Rep. Charlie Rangel opened a campaign office in Washington Heights on Saturday, on the second floor of a four-story building at 2410 Amsterdam Avenue.
Rep. Charlie Rangel—who 10 days ago addressed his Latino ancestry—will receive "a Lifetime Achievement Award of Individuals of Puerto Rican Descent" this weekend, his legislative office announced.(1)
Two notable names were missing from the list of people supporting Rep. Charlie Rangel's bid for a 22nd term in office: Public Advocate Bill de Blasio and Manhattan Borough President Scott Stringer.
They're the only mayoral candidates not on the invitation for the event.(1)
There's been a functional consensus among Rep. Charlie Rangel's primary challengers this year about not directly attacking the genial 21-term lawmaker and decorated Korean War veteran, but rather simply arguing that it's time for someone new.(1)
Mayor Michael Bloomberg will show up for Rep. Charlie Rangel after all, lending his name to the 81-year-old lawmaker's upcoming birthday party fund-raiser at the Sheraton hotel next month.(1)
Rep. Charlie Rangel rolled out the endorsement today of Adam Clayton Powell IV, whose father Rangel unseated more than 40 years ago.
Unlike his four Democratic challengers, Rep. Charlie Rangel isn't planning on going to the NY-13 candidates debate tonight on 181st Street, moderated by the League of Women Voters.
The 21-term lawmaker said he was unaware of it.
One upstate, one downstate; one executive, one legislator; one white woman, one African-American man.
Let no one accuse Governor Andrew Cuomo of failing to achieve balance in his designation of two new state Democratic party co-chairs, Syracuse mayor Stephanie Miner and Harlem assemblyman Keith Wright.(2)
At a press conference in front of City Hall today where he picked up the endorsement of Rep. Jose Serrano, Rep. Charlie Rangel was asked if his strong advocacy of Puerto Rican issues was "because you are half Puerto Rican."
Obama uses Sarah Jessica Parker the way he used George Clooney. [Jonathan Lemire]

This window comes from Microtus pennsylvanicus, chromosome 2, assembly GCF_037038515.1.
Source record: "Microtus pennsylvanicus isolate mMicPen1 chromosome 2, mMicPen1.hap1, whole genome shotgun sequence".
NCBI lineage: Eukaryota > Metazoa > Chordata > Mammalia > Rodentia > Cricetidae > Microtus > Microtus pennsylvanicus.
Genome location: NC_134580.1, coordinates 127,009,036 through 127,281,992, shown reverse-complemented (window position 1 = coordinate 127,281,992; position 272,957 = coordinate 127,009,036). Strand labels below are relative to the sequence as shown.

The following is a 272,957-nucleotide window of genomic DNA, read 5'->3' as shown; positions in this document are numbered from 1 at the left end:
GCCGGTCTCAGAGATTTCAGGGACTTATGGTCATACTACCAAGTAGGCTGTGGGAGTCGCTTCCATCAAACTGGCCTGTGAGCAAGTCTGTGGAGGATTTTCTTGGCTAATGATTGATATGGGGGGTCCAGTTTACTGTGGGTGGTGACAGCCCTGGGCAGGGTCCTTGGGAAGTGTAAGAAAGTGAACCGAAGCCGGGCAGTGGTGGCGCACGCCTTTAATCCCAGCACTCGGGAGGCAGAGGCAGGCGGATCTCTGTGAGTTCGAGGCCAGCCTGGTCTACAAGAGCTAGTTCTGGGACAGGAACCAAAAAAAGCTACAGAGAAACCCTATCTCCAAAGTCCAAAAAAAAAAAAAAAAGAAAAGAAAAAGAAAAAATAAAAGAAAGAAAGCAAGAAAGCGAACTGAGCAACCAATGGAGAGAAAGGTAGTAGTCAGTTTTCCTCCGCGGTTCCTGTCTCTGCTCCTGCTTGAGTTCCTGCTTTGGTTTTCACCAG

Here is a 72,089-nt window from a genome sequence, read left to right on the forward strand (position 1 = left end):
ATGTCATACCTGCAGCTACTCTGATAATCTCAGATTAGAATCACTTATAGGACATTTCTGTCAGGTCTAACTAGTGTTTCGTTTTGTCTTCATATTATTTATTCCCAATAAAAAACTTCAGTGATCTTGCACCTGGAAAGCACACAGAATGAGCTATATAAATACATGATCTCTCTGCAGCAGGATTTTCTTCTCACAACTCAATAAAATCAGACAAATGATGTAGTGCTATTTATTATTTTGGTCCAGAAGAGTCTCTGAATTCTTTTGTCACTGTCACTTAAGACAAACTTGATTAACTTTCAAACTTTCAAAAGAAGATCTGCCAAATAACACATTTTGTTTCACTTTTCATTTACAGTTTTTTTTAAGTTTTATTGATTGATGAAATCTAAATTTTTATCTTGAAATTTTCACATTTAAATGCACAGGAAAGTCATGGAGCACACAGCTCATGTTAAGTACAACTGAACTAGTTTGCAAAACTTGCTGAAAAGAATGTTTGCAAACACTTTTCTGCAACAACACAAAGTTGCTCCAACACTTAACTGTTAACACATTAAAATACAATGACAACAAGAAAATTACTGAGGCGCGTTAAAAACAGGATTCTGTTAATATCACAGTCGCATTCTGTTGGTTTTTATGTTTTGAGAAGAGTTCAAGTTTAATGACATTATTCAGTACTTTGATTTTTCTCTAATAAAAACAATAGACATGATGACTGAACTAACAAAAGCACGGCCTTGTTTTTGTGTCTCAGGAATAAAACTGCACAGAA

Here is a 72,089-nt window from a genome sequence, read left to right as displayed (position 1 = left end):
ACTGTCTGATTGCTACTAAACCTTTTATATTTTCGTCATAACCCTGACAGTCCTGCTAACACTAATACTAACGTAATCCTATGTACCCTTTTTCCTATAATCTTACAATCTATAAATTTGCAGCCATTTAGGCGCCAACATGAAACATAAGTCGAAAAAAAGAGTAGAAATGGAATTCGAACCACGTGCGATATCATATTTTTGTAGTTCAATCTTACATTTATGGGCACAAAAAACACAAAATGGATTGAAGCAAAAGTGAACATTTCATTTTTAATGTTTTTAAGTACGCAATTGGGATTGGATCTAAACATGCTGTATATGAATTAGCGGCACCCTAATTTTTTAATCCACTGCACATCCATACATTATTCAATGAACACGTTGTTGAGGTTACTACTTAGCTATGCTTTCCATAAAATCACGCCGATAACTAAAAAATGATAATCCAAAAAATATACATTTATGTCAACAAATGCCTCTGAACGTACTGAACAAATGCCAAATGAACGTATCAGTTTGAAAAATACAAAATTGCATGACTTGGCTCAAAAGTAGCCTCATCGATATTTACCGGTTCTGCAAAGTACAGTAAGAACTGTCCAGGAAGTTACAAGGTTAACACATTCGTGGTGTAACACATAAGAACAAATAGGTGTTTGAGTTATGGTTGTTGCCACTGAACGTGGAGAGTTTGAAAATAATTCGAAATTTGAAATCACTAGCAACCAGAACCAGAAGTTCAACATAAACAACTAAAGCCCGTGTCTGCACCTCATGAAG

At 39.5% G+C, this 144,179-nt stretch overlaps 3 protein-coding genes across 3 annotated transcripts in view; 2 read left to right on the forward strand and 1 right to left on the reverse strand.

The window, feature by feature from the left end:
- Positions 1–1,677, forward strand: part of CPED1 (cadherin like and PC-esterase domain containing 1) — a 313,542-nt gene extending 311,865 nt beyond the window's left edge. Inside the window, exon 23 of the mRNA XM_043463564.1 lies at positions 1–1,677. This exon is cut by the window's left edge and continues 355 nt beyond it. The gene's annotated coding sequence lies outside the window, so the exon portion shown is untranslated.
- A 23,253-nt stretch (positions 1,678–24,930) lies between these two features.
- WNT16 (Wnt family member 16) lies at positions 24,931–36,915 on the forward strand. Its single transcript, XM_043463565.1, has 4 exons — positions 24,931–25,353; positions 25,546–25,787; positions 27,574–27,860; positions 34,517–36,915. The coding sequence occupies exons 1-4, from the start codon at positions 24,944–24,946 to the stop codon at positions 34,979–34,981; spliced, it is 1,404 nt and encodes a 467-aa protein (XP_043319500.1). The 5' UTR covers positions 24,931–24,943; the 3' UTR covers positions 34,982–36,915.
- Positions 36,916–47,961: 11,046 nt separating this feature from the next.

"And like the 'super PACs' that are playing such a huge role in the presidential race, these big-money, school-based political entities could be determinants in the mayoral race." [Mary Ann Giordano]
A top adviser to Rep. Charlie Rangel said he feels good about the 21-term congressman's chances for re-election, despite a newly configued district and strong opposition in the June 26 primary.
Barack Obama is giving the commencement speech at Barnard this afternoon, at what will be his first appearance in New York since endorsing gay marriage last week. The atmosphere should be celebratory, although there is also the potential for stray bits of awkwardness.
For instance, there is the matter of Rep. Charlie Rangel, the dean of the New York election, who dared reporters to ask Obama whether he was supporting Rangel for re-election. When White House spokesman Jay Carney was duly asked, he couldn't muster an answer.
After Republicans in Washington successfully blocked federal legislation to limit the cost of student loans, one of Rep. Charlie Rangel's Democratic challengers, State Senator Adriano Espaillat, released a statement blaming "Congress" for its inaction.(1)
In an interview this morning with an Albany-based radio station, State Senator Adriano Espaillat was asked whether demographic changes in New York's 13th congressional district, which for the first time has a Latino majority, is the main impetus for his congressional challenge to 21-term incumbent Democrat Charlie Rangel.
"Clyde Williams is not as well known in the district as Senator Espaillat," Ellis said. " He doesn't have that solid record of representing people."